- It was bright, sunny and warm yesterday afternoon when we went out looking.
Not surprising enough we hardly saw anything south of Weyburn on the flats.
Early snows in the winter season glued down with rain left few if any open
spots for Horned Larks, Snow Buntings or Lapland Longspurs to forage on. So
these winter birds moved on to better places quite awhile ago.
Nor did we see any Snowy Owls. Which was hardly surprising. They, unlike
Great Greys, are unable to smash through snow to get at voles and mice
running under the snow cover. They probably have to wait for them to come
to the surface.
It is an interesting nether world with lateral crevices and tunnels caused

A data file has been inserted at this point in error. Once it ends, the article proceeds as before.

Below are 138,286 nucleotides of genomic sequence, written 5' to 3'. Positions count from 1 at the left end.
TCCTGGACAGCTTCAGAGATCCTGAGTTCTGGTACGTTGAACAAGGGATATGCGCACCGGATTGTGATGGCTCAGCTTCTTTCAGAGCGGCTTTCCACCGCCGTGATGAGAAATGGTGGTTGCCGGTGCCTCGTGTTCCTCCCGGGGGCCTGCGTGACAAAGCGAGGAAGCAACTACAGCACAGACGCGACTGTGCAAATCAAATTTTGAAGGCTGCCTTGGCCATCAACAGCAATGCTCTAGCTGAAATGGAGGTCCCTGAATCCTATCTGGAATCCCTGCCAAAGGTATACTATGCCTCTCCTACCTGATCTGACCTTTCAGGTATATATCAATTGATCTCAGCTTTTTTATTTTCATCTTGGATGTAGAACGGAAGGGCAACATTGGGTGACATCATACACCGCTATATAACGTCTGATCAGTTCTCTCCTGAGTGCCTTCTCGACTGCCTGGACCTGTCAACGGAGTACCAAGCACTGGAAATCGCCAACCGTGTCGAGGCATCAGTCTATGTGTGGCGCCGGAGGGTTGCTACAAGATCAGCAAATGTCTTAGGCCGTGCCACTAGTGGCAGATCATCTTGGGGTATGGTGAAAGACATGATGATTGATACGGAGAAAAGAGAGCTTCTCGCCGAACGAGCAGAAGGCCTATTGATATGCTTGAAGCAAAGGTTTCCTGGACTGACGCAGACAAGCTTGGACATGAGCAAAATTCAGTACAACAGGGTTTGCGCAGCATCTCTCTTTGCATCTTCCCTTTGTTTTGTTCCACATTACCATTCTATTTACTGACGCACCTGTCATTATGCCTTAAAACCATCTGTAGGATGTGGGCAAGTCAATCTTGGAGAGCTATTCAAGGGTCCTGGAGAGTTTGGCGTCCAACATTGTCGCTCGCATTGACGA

by differing rates of snow shrinkage where little four footed critters
scurry around all winter. It most likely is nicely lit during the day -
not that that matters all that much to a mouse.
Given the thickness and hardness of the snow cover this year, it would be
very difficult on many days for fox to pounce up and then down through to
the tell-tail smells of voles.
Unfortunately, this does not translate into a safer environment for mice.
Carbon dioxide is expelled when we mammals breathe. It, in overdoses, can
poison and kill. Voles and mice have to get to the surface and away from CO2
I wonder about Snowy Owls' habit of staying behind snowdrifts caused by
grasses and weeds acting as snow fences. Maybe, it is more than keeping out
of the wind. These may be places where it is easier for mice and voles to
get to the surface and breathe fresh air. A opportune locale for an owl to
get a meal.
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